To even get to the Olympics, it is all about how you play the game. Whatever the sport, you have to be at your very best to earn a spot on the team. And once you’re there, you will likely have to qualify to go further in your event. All for a shot at a place on the podium as your country’s flag is raised in your honor. And if don’t happen to be one of the three medal recipients, you at least get to say that you made it to a level most of us will never reach.

5. If at first you don’t succeed…

You know the rest. So does South Korean swimmer, Park Tae-hwan, who was disqualified for a false start in his first Olympic appearance in 2004. He came back in 2008 to win gold. Then there’s beach volleyball players, April Ross and Jennifer Kessey, who didn’t qualify to complete in the 2008 games. They were back this year to win the silver medal.

And what about those who competed despite the odds against them? Like double amputee, Oscar Pistorius. He didn’t let a little thing like not having legs stop him from trying. Or 37-year-old female gymnast, Oksana Chusovitina, and 39-year-old male gymnast, Iordan Iovtchev. Both competed in their sixth Olympic games! Neither were expected to medal against their much younger counterparts, but this didn’t stop them from trying.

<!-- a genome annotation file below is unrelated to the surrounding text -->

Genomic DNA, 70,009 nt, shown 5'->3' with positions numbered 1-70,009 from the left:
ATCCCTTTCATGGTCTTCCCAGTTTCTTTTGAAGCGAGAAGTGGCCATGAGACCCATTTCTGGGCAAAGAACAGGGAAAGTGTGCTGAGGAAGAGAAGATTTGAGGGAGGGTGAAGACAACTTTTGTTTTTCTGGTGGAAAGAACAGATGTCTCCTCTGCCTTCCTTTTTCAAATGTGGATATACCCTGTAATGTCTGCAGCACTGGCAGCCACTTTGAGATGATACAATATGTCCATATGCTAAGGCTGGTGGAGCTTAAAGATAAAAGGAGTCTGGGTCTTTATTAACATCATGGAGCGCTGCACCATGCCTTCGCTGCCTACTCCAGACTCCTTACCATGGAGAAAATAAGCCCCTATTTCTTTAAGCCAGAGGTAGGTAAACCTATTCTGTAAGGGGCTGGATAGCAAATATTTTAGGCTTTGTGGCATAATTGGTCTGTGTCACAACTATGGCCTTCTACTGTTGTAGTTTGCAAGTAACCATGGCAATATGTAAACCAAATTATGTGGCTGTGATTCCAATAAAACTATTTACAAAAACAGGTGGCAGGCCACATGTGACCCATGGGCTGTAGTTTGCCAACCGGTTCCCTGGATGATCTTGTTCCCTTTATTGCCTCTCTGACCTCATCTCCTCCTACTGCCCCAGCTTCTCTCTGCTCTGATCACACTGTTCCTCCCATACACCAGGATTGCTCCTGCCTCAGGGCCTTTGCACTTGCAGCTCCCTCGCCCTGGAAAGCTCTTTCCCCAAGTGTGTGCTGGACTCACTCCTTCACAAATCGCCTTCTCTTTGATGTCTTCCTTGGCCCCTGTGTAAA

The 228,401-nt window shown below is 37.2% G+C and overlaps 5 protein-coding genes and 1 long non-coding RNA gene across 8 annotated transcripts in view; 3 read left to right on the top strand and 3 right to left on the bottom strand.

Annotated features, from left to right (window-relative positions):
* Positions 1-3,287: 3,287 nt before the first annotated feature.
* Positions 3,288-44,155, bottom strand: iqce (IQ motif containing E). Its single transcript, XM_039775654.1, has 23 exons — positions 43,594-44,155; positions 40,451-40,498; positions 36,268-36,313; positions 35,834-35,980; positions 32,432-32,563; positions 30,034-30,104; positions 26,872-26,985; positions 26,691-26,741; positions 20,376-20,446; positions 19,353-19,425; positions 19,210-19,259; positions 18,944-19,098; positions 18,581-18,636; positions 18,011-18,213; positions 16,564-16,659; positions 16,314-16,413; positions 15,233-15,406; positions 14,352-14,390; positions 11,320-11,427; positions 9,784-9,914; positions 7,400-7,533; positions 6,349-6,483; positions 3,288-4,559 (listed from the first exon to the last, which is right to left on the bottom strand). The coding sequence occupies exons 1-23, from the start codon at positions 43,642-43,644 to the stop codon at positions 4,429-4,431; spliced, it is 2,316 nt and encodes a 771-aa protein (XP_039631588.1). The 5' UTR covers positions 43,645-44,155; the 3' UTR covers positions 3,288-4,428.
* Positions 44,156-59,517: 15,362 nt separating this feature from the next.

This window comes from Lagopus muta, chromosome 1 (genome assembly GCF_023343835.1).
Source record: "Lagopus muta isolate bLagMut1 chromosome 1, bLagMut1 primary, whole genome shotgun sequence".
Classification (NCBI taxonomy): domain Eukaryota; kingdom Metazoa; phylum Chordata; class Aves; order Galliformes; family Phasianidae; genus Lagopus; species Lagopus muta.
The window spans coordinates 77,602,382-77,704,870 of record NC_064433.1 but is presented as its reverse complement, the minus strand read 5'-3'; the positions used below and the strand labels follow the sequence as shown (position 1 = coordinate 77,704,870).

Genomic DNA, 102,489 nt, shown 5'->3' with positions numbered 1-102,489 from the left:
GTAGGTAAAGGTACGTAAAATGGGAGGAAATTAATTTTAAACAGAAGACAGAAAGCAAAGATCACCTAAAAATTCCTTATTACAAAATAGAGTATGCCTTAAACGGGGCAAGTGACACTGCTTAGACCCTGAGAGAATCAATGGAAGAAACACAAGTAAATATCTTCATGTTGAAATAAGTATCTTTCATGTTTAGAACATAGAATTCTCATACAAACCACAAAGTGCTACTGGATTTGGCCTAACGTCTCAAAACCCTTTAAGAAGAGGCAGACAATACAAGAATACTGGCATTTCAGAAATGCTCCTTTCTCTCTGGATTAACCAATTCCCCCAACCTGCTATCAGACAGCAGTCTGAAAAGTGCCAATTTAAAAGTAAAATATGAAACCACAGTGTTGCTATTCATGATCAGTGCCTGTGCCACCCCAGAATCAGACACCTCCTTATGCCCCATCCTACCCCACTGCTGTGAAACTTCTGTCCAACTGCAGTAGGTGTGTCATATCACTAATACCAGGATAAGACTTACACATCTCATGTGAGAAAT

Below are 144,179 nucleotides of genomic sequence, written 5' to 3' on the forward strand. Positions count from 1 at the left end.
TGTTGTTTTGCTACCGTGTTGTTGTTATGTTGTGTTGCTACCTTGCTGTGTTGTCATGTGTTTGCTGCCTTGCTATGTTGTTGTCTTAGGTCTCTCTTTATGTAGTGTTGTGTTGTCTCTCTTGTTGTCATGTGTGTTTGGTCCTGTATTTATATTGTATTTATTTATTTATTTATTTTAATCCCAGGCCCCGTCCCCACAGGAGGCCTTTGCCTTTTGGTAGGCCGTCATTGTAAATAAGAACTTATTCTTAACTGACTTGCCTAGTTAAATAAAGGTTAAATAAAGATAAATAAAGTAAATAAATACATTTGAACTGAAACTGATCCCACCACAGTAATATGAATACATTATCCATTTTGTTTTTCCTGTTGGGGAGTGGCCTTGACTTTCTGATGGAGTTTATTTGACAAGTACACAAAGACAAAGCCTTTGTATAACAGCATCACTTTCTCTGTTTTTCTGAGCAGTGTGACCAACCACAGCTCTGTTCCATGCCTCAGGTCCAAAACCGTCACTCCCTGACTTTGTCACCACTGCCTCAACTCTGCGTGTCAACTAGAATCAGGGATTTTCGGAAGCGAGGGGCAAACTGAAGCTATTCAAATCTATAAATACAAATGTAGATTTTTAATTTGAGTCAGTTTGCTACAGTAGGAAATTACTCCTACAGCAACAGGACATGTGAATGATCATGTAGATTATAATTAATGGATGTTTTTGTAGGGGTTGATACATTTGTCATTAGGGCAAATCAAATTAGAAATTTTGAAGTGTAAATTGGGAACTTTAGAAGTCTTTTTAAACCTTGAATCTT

So the Olympics are over, but the lessons I have learned from watching the trials and triumphs will stay with me as I wait for Rio. And though my children are too young to really understand what the games are about, they have their own challenges to face. And no matter where they finish, I will be there cheering them on all the way.

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One Response to How You Play the Game and Other Truisms We Can Learn from the Olympics

  1. loved it as usual 🙂 was about to call it a night before I saw ur post and ofcourse had to read it first.